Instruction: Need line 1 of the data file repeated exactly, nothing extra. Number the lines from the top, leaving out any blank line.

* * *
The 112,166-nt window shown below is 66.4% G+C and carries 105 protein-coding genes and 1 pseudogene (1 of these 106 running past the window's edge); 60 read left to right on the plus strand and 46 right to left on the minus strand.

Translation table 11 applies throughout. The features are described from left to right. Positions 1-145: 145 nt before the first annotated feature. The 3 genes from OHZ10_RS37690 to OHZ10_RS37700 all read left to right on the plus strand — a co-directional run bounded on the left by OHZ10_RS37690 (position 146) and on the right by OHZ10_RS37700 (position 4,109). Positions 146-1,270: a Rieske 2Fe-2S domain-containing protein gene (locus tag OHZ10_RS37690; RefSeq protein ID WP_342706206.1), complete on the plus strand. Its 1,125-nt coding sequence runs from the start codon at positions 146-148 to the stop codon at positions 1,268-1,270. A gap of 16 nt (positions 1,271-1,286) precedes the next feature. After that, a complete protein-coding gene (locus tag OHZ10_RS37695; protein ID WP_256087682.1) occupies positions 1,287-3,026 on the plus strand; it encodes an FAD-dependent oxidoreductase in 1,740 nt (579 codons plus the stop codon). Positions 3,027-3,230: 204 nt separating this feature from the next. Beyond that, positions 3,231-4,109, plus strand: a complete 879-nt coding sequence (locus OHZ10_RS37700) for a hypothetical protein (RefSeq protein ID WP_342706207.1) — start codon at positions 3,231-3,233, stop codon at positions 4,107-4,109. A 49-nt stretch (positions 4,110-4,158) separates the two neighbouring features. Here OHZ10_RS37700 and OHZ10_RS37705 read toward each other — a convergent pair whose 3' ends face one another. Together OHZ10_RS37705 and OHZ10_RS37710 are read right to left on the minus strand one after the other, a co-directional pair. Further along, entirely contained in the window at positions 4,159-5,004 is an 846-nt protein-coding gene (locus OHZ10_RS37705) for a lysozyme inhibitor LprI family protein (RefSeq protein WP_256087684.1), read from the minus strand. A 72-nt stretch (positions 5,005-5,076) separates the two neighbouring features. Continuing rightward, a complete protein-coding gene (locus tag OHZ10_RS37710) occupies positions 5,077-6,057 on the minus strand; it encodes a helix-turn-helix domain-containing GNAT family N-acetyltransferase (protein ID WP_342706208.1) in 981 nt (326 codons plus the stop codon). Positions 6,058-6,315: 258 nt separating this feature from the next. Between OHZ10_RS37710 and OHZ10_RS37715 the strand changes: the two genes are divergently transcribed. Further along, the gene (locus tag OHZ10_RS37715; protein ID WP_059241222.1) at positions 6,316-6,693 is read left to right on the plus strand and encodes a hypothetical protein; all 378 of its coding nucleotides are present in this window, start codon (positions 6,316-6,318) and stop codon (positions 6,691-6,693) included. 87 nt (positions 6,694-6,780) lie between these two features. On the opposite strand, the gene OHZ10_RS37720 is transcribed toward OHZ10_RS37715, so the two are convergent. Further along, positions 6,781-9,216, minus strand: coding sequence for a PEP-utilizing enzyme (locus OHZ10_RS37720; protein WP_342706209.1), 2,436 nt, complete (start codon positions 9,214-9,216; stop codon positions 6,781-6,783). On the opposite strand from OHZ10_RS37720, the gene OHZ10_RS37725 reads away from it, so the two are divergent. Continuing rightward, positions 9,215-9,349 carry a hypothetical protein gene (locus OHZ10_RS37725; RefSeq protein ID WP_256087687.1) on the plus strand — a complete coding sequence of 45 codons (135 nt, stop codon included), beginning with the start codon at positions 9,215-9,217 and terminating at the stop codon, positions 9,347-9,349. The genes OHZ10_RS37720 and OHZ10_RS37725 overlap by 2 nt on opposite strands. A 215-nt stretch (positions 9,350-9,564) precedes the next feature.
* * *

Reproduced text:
The 112,166-nt window shown below is 66.4% G+C and carries 105 protein-coding genes and 1 pseudogene (1 of these 106 running past the window's edge); 60 read left to right on the plus strand and 46 right to left on the minus strand.